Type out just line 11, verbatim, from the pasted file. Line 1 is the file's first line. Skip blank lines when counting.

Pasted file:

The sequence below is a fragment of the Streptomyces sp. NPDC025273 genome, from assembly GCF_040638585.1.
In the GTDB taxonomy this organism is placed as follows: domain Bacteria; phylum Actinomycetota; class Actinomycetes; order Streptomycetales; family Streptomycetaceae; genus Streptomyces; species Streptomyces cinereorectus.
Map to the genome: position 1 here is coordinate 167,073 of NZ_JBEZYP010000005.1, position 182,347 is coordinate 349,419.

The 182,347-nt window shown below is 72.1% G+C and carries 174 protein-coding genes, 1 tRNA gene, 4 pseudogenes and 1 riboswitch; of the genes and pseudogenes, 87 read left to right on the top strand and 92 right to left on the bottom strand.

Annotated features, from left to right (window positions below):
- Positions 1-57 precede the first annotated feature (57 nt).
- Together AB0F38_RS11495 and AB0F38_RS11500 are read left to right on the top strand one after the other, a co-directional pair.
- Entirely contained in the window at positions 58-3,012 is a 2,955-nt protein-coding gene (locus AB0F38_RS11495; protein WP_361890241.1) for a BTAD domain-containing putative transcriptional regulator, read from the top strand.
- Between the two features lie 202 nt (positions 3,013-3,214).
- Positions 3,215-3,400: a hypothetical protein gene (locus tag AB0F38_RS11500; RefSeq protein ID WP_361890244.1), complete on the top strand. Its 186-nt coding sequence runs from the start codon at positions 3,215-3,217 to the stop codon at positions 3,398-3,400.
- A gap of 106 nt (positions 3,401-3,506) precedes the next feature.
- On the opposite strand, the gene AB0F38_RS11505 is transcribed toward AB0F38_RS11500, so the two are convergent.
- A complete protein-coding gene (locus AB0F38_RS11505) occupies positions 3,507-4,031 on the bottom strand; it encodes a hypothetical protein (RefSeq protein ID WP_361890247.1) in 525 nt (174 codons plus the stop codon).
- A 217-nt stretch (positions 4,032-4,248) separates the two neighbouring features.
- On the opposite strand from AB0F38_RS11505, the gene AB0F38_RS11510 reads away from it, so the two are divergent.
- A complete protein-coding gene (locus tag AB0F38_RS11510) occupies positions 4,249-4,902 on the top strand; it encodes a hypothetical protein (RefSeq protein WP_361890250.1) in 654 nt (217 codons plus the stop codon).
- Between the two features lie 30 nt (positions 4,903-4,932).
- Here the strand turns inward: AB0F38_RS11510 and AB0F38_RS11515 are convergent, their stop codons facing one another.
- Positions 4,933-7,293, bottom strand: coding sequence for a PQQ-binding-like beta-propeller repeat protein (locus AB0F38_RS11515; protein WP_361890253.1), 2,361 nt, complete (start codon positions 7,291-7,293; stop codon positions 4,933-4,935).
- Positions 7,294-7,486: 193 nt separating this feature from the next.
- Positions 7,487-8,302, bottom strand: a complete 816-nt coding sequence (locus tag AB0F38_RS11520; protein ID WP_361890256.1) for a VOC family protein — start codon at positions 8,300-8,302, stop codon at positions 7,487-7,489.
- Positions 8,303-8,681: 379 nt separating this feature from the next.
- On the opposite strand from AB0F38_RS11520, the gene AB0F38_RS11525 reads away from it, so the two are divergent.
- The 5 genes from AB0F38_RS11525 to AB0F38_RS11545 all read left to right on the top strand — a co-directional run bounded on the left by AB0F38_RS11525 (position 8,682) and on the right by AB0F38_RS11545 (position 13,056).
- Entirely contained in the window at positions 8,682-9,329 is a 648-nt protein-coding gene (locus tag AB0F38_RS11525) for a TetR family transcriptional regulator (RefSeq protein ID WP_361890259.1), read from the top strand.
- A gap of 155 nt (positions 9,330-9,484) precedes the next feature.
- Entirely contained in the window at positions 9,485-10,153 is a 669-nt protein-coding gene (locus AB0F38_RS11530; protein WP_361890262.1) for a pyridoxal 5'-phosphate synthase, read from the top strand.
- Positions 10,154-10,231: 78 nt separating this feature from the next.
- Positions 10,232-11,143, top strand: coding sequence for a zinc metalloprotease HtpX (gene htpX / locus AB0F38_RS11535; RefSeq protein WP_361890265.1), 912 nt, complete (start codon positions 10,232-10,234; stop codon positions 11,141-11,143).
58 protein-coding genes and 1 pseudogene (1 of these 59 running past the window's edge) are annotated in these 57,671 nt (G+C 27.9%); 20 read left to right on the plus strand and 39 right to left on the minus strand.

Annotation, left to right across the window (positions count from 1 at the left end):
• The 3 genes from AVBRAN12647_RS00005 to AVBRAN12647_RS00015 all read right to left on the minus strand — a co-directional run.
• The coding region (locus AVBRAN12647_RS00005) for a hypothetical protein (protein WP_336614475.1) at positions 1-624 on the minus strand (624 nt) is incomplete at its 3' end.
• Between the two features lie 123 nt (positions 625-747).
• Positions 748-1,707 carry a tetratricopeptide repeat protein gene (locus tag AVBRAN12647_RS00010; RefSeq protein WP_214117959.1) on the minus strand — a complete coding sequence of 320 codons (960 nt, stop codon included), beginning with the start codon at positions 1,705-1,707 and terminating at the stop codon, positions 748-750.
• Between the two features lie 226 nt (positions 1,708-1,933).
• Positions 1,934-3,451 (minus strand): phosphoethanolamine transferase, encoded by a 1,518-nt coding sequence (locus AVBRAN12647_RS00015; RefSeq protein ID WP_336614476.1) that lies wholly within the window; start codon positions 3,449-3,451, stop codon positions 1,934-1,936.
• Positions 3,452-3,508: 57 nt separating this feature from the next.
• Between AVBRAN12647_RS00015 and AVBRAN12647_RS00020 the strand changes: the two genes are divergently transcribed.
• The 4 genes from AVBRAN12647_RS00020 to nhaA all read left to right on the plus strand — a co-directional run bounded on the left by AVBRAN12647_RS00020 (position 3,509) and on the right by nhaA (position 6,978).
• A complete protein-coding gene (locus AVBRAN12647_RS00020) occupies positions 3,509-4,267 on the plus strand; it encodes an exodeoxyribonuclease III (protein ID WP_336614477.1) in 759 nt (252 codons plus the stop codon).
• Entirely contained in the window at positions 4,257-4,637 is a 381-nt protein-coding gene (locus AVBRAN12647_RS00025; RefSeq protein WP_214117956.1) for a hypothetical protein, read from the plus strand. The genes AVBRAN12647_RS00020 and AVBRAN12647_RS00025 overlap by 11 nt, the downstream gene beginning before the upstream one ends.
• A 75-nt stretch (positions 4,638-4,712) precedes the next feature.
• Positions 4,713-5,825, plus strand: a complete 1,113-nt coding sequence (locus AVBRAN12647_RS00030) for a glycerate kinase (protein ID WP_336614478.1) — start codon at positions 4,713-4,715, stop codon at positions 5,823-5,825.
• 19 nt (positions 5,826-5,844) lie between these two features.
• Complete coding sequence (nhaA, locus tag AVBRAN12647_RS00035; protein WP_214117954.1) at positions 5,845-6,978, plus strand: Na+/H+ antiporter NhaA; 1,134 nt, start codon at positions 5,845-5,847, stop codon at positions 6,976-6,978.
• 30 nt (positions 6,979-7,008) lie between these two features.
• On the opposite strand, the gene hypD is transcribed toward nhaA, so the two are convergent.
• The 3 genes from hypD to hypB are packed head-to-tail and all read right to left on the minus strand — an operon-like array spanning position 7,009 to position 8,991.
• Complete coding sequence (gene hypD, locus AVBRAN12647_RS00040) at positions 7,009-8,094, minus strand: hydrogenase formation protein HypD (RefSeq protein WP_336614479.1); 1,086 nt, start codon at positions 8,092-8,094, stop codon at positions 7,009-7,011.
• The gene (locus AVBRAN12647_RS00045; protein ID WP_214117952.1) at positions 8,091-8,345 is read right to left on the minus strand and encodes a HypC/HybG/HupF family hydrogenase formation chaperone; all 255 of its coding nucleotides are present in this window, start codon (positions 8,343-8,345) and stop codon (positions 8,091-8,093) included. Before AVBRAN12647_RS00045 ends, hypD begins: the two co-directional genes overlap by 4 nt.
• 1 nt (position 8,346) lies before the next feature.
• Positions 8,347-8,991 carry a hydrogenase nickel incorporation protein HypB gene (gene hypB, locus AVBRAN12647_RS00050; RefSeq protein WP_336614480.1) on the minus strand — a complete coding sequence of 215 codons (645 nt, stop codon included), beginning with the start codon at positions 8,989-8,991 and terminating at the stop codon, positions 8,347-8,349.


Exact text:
- A gap of 106 nt (positions 3,401-3,506) precedes the next feature.